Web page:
Charlotte's Web

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Poets and Politics

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When I was studying English Literature at U of Cape Town during the last dying gasps of the Nationalist government, there was an ideological battle going on between two poets on the department’s staff. One, Stephen Watson, advocated that poetry and literature can stand on their own and need not refer to politics, or the struggle for liberation, in order to be valid. The other poet, Kelwyn Sole, believed that if you live in South Africa it is your responsibility as a public voice to use polemic to educate people and open their minds. It was a debate that I, as an undergraduate, never resolved for myself. All I learnt is that if I wanted to get good marks from Stephen I should leave politics out, and that if I wanted to get good marks from Kelwyn I should put politics in. An object lesson in pandering to academic agendas.

However, the argument itself is a valid one, and it continues to inform South African literature now. The new government is in place, say some, liberation has occurred, so literature is free to soar without the shackles of having to be politically right-on. Others say, hang on, we may now have a legitimate government and one of the most humane constitutions in the world, but does that mean that women are free from sexism or that people on the poverty line have been liberated? Perhaps we still have a duty to point out the inequalities that have not gone away with our longed-for freedom.

I have just finished reading a novel called Strange Nervous Laughter by a young South African writer, Bridget McNulty. Set in Durban’s hottest summer, the plot swirls around six main characters, all of whom are eccentric, to say the least. There is Harry a dustbin man, to whom broken things, including broken people, attach; Mdu who is talented at everything he does, but only finds joy in speaking to whales; Meryl who wears an invisible corset that reigns in her feelings, and Beth, cashier turned motivational speaker who levitates when she is happy. There is also Pravesh, an undertaker obsessed with painting corpses’ toenails and Aisha, a withdrawn and silent orphan. All are seeking romantic love.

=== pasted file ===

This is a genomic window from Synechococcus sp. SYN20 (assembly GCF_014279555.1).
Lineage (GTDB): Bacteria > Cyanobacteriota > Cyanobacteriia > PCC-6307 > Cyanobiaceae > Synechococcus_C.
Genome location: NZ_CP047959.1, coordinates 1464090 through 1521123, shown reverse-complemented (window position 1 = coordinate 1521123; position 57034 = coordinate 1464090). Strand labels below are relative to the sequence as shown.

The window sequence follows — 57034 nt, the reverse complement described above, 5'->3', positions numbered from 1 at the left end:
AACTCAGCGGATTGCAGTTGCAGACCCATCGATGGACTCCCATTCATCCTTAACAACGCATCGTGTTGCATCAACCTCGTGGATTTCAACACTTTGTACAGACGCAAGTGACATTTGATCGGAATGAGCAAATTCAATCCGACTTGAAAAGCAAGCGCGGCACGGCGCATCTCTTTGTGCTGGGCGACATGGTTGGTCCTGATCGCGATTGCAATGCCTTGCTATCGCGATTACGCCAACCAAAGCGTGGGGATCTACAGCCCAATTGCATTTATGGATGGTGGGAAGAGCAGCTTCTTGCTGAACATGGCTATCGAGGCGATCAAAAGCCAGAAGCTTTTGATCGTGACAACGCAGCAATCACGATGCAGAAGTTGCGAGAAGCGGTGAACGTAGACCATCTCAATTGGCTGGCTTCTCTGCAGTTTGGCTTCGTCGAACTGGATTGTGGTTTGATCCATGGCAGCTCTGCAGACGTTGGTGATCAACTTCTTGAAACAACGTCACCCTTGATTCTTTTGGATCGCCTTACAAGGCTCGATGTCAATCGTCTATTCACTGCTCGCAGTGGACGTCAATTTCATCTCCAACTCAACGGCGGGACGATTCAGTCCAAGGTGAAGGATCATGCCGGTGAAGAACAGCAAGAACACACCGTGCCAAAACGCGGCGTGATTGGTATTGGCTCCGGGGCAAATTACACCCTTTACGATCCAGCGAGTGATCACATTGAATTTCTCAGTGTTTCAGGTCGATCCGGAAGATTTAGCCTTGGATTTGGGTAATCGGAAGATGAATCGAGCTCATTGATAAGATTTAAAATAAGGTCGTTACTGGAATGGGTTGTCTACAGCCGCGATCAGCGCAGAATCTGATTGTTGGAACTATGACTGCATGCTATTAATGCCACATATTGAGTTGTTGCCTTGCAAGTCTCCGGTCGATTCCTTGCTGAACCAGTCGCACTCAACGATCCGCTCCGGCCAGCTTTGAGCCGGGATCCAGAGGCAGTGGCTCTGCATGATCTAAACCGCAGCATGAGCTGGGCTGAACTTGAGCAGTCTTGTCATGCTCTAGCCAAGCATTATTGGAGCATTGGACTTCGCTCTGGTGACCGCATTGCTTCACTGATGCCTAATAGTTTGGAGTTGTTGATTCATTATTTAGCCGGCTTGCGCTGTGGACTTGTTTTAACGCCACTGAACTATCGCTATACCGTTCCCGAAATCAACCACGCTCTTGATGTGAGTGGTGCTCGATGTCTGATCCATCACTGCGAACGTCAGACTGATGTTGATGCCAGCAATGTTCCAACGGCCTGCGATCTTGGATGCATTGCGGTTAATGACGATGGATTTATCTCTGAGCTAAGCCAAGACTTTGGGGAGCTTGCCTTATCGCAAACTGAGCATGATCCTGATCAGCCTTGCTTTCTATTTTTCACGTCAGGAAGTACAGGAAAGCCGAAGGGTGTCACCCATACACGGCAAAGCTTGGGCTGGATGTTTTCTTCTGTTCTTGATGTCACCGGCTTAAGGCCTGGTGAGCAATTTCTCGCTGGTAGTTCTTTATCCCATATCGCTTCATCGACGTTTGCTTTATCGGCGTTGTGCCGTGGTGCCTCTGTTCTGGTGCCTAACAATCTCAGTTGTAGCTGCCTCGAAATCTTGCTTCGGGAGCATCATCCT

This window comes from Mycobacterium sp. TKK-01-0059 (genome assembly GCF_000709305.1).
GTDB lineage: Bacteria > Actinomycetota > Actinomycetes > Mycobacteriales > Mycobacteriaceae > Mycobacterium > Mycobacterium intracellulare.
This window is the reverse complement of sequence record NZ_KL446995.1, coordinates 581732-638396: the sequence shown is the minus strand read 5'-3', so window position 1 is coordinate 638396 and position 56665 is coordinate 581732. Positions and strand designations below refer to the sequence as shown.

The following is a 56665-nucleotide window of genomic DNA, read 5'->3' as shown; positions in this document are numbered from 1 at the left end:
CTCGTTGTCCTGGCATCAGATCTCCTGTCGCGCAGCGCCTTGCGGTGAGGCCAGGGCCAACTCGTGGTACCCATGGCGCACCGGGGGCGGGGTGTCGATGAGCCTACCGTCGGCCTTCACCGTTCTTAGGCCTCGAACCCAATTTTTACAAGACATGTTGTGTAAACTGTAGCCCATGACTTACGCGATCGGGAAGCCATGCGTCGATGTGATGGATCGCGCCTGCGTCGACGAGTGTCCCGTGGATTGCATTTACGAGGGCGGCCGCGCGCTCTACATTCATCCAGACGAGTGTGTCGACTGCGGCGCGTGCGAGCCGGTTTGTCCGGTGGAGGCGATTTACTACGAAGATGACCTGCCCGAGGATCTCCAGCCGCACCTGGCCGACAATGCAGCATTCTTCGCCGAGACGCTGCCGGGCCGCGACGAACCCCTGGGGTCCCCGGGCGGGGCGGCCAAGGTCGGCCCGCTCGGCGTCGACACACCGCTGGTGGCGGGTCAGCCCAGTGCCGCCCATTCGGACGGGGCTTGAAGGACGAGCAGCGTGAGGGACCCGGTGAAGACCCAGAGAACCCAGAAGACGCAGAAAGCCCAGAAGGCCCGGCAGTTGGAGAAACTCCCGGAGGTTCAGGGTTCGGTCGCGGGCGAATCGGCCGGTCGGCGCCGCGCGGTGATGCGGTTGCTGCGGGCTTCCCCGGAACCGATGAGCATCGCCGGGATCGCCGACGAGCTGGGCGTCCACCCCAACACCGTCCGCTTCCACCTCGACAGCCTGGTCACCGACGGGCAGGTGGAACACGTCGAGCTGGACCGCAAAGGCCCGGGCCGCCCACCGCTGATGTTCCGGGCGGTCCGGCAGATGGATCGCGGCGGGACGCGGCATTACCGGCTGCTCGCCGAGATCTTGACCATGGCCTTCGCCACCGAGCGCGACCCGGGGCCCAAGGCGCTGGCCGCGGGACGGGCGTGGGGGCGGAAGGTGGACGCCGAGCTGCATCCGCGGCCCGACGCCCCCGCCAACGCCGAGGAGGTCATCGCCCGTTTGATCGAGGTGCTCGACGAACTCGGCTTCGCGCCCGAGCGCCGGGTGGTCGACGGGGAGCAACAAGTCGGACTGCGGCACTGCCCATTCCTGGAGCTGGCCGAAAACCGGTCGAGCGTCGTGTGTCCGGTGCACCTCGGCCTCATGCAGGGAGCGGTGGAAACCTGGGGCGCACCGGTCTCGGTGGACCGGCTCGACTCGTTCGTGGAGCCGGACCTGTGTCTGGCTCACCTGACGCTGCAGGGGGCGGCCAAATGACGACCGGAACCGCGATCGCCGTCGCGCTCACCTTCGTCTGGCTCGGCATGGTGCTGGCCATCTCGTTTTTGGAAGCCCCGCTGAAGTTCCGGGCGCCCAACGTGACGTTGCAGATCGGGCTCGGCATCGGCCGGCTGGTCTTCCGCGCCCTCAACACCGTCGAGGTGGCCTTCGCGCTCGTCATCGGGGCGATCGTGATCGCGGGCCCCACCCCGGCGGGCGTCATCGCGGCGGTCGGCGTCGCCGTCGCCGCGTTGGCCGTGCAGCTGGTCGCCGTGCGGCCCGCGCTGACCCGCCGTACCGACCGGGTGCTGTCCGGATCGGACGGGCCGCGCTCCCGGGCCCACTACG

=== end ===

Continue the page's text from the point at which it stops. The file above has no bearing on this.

Every word I think of to describe this book sounds like I’m damning it with faint praise – it’s delightful, whimsical and quaint. It would make a great date movie. I could see Drew Barrymore as Beth, being cute and levitating. The process of reading it was satisfactory – I wasn’t gripped enough to stay up all night, but I wanted to finish it. I wanted to know if Beth would dump the self-centred Pravesh, if Harry could actually bag the glamorous Meryl.

In any other context, I would love the whimsy. If it were an Irish novel, or a Canadian one, I’d be yelling yay for the whimsy and the bits of magical realism, which I really rather like (the pearls that Aisha cries when Mdu rescues her from the ocean, for instance). But there is a part of me that still wants my South African literature gritty and that’s because life there is gritty. Durban is the epicentre of the AIDS epidemic, most of it is poverty-stricken and crime-ridden. Life there is dangerous, even if you have tall walls and trellidoors to live behind, and far more deadly if you don’t.

I realise that this is my need, and that, for South Africans who actually live in Durban rather than in the European diaspora like me, maybe it’s great to read escapist literature set in your home town. Maybe if you see the gritty realities on a daily basis, you want to read something that takes you away on a magic carpet ride. Maybe there’s room for literature of gritty reality and of charming whimsy and neither need cancel the other out. I’m sure that’s the case.

However, don’t read Strange Nervous Laughter as your guidebook to Durban and KwaZulu-Natal. You’d be in for a shock.